For me (I have no clue if this is common or not), I seem to be interpreted as cold when I’m a bit overwhelmed. When I’m really overwhelmed I often cry, but before that I almost freeze. I have a mild kind of shut-down. My face and body language don’t do much at all, I avoid eye contact and I don’t know what to say. Since I get overwhelmed easily, this happens a lot.

Years ago, I was in love with someone. She was in love with me and the tension was strong between us, but for a number of reasons I didn’t think anything would happen. One day she kissed me. Coming close enough to perceive her scent, the feeling of her skin and her hair, the fact that it was happening, the crisp air, the trees surrounding us that looked like they were on fire in the sunshine that was surprisingly strong for October – all of it was too intense for me. It was wonderful but too overwhelming for me to grasp. The rest of the day I could hardly talk and my ability to focus was gone. I felt like the floor I was walking on was moving and I was in a state of overload. Later I found out that she had been disappointed that there were no magic in it. She had expected it to be more intense, considering how much tension there always was when we talked.

This is just one occasion out of many where I have felt overwhelmed but afterwards found out that other people thought I didn’t care at all or that I didn’t feel much. I’m interpreted as cold and without feelings when in fact, I’m feeling more than I can handle.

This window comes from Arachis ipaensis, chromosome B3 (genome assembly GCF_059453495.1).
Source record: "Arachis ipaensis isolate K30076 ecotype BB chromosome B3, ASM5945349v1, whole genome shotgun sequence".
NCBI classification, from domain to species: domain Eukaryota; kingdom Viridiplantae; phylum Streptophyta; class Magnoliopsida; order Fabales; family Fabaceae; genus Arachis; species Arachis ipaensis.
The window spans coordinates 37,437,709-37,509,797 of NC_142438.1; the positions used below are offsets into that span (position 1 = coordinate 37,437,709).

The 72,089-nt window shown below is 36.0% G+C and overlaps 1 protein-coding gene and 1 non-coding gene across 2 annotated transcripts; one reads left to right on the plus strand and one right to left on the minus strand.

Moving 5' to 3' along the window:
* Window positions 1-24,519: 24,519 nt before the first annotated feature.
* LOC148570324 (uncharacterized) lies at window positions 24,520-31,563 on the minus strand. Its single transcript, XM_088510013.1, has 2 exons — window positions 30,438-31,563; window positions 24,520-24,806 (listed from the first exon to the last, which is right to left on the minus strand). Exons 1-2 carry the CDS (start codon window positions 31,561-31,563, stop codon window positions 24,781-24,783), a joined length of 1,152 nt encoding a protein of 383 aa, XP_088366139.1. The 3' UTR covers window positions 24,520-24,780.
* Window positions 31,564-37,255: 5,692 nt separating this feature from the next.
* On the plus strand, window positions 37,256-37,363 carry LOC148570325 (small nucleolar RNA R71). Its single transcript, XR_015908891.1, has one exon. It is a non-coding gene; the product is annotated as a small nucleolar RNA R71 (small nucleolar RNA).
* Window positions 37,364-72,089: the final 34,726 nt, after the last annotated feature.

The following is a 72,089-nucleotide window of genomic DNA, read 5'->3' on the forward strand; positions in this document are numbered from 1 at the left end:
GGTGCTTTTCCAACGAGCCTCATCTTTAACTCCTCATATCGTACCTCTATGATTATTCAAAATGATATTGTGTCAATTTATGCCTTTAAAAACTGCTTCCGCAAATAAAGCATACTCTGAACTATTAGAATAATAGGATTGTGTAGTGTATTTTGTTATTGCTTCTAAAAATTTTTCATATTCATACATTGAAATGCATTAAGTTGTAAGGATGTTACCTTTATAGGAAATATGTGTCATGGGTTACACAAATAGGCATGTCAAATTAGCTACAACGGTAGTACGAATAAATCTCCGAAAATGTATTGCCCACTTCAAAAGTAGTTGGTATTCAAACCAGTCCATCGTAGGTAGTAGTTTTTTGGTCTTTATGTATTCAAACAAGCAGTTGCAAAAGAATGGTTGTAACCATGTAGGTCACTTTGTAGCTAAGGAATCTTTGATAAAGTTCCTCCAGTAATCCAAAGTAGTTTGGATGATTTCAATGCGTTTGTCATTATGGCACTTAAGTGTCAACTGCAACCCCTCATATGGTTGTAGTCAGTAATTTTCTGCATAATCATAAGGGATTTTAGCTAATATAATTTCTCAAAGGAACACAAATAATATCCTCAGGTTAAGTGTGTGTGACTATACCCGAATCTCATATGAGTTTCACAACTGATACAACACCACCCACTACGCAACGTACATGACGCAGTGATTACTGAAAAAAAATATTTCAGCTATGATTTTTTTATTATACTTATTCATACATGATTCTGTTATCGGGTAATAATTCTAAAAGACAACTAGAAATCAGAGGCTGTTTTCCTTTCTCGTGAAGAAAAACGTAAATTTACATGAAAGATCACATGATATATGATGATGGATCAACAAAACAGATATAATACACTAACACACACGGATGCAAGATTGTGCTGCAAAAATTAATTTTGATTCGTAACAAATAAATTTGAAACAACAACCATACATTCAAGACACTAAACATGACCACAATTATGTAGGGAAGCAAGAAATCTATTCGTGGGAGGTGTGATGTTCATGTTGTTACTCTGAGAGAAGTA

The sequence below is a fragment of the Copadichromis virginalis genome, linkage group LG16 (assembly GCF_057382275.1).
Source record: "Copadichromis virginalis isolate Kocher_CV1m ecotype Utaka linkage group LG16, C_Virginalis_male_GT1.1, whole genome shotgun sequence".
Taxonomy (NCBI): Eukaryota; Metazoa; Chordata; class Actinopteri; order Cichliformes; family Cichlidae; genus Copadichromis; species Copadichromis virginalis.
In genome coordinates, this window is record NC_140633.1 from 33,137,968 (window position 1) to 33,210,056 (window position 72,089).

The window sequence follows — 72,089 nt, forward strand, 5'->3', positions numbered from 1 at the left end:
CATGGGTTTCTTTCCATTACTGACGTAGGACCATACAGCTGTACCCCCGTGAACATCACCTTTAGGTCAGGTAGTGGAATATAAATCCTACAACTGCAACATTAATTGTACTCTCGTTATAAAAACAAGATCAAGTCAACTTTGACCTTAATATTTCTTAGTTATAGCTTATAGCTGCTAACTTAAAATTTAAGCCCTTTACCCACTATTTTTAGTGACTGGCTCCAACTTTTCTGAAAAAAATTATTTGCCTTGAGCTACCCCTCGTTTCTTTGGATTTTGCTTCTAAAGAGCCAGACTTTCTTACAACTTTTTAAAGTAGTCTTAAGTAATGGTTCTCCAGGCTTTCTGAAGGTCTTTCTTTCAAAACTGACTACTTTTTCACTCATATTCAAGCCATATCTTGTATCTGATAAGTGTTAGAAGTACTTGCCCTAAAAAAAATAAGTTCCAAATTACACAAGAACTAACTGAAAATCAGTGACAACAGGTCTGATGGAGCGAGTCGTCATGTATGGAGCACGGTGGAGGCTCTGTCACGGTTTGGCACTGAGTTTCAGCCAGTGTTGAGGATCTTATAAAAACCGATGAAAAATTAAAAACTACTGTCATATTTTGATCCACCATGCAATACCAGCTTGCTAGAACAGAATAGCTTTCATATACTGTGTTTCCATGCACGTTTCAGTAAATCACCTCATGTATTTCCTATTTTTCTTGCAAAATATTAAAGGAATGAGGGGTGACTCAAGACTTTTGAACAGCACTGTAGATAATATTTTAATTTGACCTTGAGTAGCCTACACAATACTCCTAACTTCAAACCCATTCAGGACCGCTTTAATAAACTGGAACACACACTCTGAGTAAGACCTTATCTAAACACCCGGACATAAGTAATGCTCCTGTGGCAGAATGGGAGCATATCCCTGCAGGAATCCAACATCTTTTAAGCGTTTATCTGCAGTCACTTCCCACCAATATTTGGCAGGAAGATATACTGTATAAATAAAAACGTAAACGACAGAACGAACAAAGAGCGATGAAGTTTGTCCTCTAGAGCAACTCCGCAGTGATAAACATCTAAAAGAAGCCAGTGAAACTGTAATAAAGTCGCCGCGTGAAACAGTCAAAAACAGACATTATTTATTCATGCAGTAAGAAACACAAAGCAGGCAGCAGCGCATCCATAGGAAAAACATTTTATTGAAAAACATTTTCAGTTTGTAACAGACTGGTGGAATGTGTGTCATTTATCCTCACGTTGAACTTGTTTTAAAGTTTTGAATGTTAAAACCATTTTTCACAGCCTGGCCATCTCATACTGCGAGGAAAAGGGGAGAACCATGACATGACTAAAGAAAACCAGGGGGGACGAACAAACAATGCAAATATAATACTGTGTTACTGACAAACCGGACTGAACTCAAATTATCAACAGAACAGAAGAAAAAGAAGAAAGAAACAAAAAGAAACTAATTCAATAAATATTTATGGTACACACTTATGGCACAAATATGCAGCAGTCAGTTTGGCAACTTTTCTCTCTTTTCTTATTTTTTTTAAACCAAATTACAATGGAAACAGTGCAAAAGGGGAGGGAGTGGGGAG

As I wrote in the beginning, I don’t know if this is common or not. However, it hurts like hell when people accuse me of not caring or lacking feelings. Claiming that people (autistic people or any other group) aren’t experiencing emotions at all or are lacking empathy just because you lack knowledge is dehumaninzing and can be very harmful.

Compliance, inspiration porn and shame

When I started this blog I was in a state of confusion and anger. I had just pushed myself to sensory overload and PEM (Post-exertional malaise) and was disappointed with myself for doing so, but also terribly ashamed of the fact that I didn’t have the strength to do activities that other people seemed to take for granted. I tried to do them but ended up in that awful state.

I chose the name “the uninspirational” because I was fed up with always being told that I was just lacking motivation or that it was my fear of certain activities that made me ill and disabled. When I pushed myself to the point of harming myself I was told I was inspiring people.